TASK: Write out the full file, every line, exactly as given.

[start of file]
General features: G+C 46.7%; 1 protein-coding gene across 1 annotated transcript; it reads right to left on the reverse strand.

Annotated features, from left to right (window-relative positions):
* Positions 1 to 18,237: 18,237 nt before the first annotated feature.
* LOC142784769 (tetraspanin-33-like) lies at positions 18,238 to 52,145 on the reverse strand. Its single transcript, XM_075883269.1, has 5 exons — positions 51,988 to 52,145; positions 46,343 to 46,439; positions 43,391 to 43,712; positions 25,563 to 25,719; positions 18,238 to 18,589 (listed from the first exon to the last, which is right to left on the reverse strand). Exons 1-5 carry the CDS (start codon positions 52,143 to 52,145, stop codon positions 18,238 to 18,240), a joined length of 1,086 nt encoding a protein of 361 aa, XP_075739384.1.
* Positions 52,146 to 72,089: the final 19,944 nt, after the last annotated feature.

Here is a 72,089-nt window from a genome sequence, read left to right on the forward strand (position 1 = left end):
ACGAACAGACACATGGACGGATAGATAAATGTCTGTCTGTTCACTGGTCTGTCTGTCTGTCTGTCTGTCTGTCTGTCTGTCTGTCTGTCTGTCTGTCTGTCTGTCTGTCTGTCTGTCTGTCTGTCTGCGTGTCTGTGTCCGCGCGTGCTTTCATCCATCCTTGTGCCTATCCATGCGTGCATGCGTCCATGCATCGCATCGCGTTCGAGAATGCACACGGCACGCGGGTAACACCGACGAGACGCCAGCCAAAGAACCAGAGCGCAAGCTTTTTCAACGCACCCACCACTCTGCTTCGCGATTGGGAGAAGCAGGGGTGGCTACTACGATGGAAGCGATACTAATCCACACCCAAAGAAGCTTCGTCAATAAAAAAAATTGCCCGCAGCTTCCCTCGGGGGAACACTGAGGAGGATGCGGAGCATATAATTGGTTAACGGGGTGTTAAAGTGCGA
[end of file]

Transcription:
General features: G+C 46.7%; 1 protein-coding gene across 1 annotated transcript; it reads right to left on the reverse strand.

Annotated features, from left to right (window-relative positions):
* Positions 1 to 18,237: 18,237 nt before the first annotated feature.
* LOC142784769 (tetraspanin-33-like) lies at positions 18,238 to 52,145 on the reverse strand. Its single transcript, XM_075883269.1, has 5 exons — positions 51,988 to 52,145; positions 46,343 to 46,439; positions 43,391 to 43,712; positions 25,563 to 25,719; positions 18,238 to 18,589 (listed from the first exon to the last, which is right to left on the reverse strand). Exons 1-5 carry the CDS (start codon positions 52,143 to 52,145, stop codon positions 18,238 to 18,240), a joined length of 1,086 nt encoding a protein of 361 aa, XP_075739384.1.
* Positions 52,146 to 72,089: the final 19,944 nt, after the last annotated feature.

Here is a 72,089-nt window from a genome sequence, read left to right on the forward strand (position 1 = left end):
ACGAACAGACACATGGACGGATAGATAAATGTCTGTCTGTTCACTGGTCTGTCTGTCTGTCTGTCTGTCTGTCTGTCTGTCTGTCTGTCTGTCTGTCTGTCTGTCTGTCTGTCTGTCTGTCTGTCTGCGTGTCTGTGTCCGCGCGTGCTTTCATCCATCCTTGTGCCTATCCATGCGTGCATGCGTCCATGCATCGCATCGCGTTCGAGAATGCACACGGCACGCGGGTAACACCGACGAGACGCCAGCCAAAGAACCAGAGCGCAAGCTTTTTCAACGCACCCACCACTCTGCTTCGCGATTGGGAGAAGCAGGGGTGGCTACTACGATGGAAGCGATACTAATCCACACCCAAAGAAGCTTCGTCAATAAAAAAAATTGCCCGCAGCTTCCCTCGGGGGAACACTGAGGAGGATGCGGAGCATATAATTGGTTAACGGGGTGTTAAAGTGCGA